Over the past 30 years, West Africa’s population has more than doubled; growing 2.7% annually and by 2030, 490 million people are expected to live in the region, placing additional demands on natural resources in the agricultural and forestry sectors. The West African Sahel and Sudanian region is an epicenter of land cover change hotspots which have not been sufficiently documented, due to the inability of multi-temporal moderate resolution observations to adequately resolve widespread sub-hectare changes. Documenting the complex transformation of land cover in WA has been of interest to the remote sensing and policy communities for decades, yet understanding underlying drivers has remained elusive due to a lack of adequate fine-scale observations from space. Widespread reforestation in dryland agriculture regions, expansion of irrigated rice cultivation, dryland agriculture extensification and clearing of natural savanna have been reported, but are poorly mapped and quantified.
We contend multi-source land imaging using very-high resolution imagery (VHR), a time series of multi-spectral and SAR data, as well as High-End Computing (HEC), our Team can significantly improve policy-relevant land cover change information in WA. We will inform policy and investment initiatives by quantifying land cover changes due to agricultural extensification of irrigated rice and dryland cultivation, and afforestation or tree cover loss, using VHR imagery, plus a combination of medium resolution optical and SAR time series.
Our objectives in three hotspots where rapid changes are occurring, (i) Senegal River Valley (4,600 km2), (ii) Expanded Eastern Transition Region (46,220 km2), (iii) Casamance (23,828 km2) are to:
1.Quantify change in extent and intensity of irrigated rice and dryland agriculture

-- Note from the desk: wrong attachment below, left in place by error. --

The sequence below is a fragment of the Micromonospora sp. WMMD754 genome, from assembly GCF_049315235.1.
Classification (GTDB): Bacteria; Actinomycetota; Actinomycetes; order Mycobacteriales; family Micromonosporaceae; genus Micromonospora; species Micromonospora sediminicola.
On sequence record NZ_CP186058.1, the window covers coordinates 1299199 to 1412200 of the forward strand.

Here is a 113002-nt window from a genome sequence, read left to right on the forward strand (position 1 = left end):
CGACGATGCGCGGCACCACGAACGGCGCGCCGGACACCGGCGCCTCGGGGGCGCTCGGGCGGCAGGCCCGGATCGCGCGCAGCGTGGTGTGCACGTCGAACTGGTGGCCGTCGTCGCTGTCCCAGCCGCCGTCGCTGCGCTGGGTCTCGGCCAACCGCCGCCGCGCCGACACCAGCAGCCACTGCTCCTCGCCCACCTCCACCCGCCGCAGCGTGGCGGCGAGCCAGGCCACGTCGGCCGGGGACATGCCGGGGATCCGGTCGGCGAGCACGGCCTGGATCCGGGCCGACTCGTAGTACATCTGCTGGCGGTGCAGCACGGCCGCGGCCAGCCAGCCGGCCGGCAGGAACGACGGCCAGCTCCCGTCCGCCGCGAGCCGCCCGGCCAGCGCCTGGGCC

2.Test Deep Learning (DL) methods for extracting agricultural fields and individual trees in comparison to recently proven, unsupervised methods, employed at regional scales; and
3.Assess agroforestry and reforestation in degraded fields using time-series SAR (2015 to the present) and VHR imagery (2010 to the present), in predefined land parcels from existing deforestation data.
We focus on Senegal as it contains documented hotspots of change across multiple sectors that are representative of WA, but all within one country, with uniform policy and economic context. Senegal has secured large international investments to fund their ambitious national action plans in both the forestry and agriculture sectors. However, determining the impact of initiatives on land cover change has long been overdue, thus this work is highly policy relevant, both at the national and regional levels.
Our Team builds upon our prior NASA-funded successes with automatic extraction of small fields from, by fusing these methods with medium resolution SAR (Sentinel-1) and optical (Sentinel-2 and Landsat) time series data to improve the scaled-up mapping of changes in irrigated rice and dryland agriculture. In addition, we will adapt our methods to automatically identify individual trees with multi-date VHR imagery, over extensive areas. Given the rapid proliferation of Deep Learning (DL) methods, we will systematically evaluate semi-supervised, convolutional neural networks (CNN) methods for identifying individual trees and fields, by comparing them with our previously developed unsupervised methods, on NASA’s ADAPT HEC infrastructure. This work will test the feasibility of scaling up semi-supervised deep learning methods and ultimately demonstrate that our methods are scalable and transferable to similar changes in other parts of the globe. We will generate policy relevant materials and engage with USAID GeoCenter, SERVIR West Africa at Agrhymet, AfricaRice and International Rice Research Institute, and Senegal government agencies.